Glamorgan's James Harris entered the history books last week when he became the youngest player to take 10 or more wickets in a County Championship match.
Harris' 12-118 at Gloucestershire took him into the record books
The seamer turned 17 last Wednesday on the opening morning of the Division Two match with Gloucestershire in Bristol.
Harris took 7-66 in the hosts' first innings, following that up with 5-52 to finish with match figures of 12-118.
"I've got confidence and back myself but I didn't expect to do that well - it was a bit special," he said.
"I can bowl better but it may never happen again, cricket is a great leveller and I know the next game may not go so well."
Despite his haul, the match ended in a draw as Glamorgan were denied a much-needed first competitive win of the season.
"If it had not been for the rain and bad light then perhaps we should have won that game," Harris told BBC Wales.
"I'd have gladly given up some of my wickets if we would have won, but we're not playing that badly and it won't take much to progress."
There was little sign of progress on Thursday as Glamorgan again slumped in the LV Championship, losing inside two days and then having eight points docked for a substandard pitch.
Middlesex beat Glamorgan at Swansea by an innings and two runs, with Harris a frustrated observer from the 'sidelines' of his Pontarddulais home.
There was no injury drama such as county colleague Simon Jones has suffered of late, and no fears over the youngster's stamina either.
I do look at people like Glenn McGrath and take little bits but basically my action is natural
Instead Harris had to put aside his cricketing exploits and get down to exam revision, the fate of a schoolboy sporting prodigy.
Harris is in the midst of taking AS Levels in Psychology, PE and Business Studies.
The last exam is scheduled for 5 June and Harris will fit in his final studying in between playing for Glamorgan in their Championship game with Essex at Swansea.
A Levels will cause the same disruption next season and Harris has not ruled out a university course to follow.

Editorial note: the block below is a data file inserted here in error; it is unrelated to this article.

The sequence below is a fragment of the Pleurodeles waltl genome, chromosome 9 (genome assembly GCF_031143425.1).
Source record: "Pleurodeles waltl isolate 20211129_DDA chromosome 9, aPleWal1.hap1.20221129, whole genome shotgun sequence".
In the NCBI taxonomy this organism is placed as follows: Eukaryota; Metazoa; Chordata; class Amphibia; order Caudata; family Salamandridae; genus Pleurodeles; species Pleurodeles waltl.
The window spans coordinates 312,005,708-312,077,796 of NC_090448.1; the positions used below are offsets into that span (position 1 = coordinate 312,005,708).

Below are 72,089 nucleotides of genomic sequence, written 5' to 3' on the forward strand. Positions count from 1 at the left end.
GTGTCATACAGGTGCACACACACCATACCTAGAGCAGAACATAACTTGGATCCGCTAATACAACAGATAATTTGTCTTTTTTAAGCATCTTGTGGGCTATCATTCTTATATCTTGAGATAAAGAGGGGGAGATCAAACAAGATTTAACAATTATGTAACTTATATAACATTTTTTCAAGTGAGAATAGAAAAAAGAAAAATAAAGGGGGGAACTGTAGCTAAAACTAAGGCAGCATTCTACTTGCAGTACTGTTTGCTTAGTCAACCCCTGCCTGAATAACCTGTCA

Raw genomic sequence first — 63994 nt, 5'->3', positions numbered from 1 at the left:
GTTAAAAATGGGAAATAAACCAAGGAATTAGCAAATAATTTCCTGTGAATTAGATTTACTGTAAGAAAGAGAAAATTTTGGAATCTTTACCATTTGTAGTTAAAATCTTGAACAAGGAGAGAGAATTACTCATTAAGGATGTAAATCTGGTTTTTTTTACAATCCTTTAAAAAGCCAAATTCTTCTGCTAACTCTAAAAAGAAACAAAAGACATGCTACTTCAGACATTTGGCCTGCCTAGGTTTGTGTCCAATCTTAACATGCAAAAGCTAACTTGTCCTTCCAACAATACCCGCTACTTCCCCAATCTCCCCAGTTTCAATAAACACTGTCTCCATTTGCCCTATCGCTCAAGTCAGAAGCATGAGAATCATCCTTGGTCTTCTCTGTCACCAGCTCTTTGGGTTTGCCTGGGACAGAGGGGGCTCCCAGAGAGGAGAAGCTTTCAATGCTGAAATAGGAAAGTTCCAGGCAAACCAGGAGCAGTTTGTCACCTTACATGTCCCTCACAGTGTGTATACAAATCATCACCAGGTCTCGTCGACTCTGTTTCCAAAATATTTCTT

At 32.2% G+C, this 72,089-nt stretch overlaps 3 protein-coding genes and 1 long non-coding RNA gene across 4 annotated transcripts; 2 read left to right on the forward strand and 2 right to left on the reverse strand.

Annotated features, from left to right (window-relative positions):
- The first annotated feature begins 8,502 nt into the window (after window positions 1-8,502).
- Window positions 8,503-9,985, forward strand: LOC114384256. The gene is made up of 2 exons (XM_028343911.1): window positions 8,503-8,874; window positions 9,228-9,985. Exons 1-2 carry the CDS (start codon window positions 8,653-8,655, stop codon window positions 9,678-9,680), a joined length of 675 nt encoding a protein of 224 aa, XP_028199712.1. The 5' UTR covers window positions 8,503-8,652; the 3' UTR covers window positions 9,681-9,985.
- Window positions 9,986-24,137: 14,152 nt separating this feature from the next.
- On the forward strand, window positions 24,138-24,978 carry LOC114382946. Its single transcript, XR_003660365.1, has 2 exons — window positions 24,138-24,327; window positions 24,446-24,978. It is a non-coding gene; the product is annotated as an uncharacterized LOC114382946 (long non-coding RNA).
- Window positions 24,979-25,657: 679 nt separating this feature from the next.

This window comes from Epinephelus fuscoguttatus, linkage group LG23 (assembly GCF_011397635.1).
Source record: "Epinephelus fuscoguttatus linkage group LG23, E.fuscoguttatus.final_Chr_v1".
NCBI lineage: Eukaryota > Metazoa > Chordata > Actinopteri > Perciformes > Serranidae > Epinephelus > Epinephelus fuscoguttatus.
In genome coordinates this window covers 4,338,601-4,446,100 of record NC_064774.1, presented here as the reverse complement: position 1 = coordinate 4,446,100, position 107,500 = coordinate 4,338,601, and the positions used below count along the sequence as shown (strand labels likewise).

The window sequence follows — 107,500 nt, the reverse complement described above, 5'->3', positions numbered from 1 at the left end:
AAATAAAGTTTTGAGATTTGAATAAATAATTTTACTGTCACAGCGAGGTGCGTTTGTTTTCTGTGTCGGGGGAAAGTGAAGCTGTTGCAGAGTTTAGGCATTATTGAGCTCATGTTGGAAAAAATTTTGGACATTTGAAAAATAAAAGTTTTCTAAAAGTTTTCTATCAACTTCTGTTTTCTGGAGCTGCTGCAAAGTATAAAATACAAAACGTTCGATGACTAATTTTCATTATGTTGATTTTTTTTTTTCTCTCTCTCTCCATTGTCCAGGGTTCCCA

"Obviously I'd like to be playing for Glamorgan, but these things have to be done and I have to get my qualifications first," Harris said.
The right-arm seamer was forced to skip one lesson while handing out his own to Gloucestershire's batsmen - his first session of driving instruction.
"My mum wasn't very happy as she had to cancel my first driving lesson, which was on my birthday last Wednesday!" Harris said.
"But I had my first on Monday and it went well, so fingers-crossed I'll sort that out soon, get on the road and stop relying on my family to give me lifts to training."
Harris says that as far as his bowling goes he puts his faith in natural ability and has resisted well-meaning attempts to remodel his action along a text-book's guidelines.
The youngster instead prefers to tweak his style by watching other players, choosing the metronomic accuracy of the likes of Australian great Glenn McGrath as a guideline rather than that of flashier pacemen.
"My action has been pretty natural to me, I haven't tried to model myself on anybody but I've looked at people and tried to take things from them," Harris admitted.
"I do look at people like McGrath and take little bits but basically it's natural to me."
While no one has yet tried to compare Harris to any of the Test greats, he has already been marked as a future international.
Team-mate Mike Powell has publicly dubbed Harris 'the cricketing Wayne Rooney' in a tongue-in-cheek newspaper column comparing him with the England and Manchester United footballer, who also burst onto the scene aged 17.
Harris may one day find his name up in lights at Old Trafford, albeit the one that sits on Talbot Road rather than Sir Matt Busby Way, but the Welshman says that day is some way off.
"My aim is to play Test cricket for England, but it's a bit early to be talking about that yet, I've only played a couple of Championship games," Harris said.
"But that's all in the future and I'll take it one step at a time."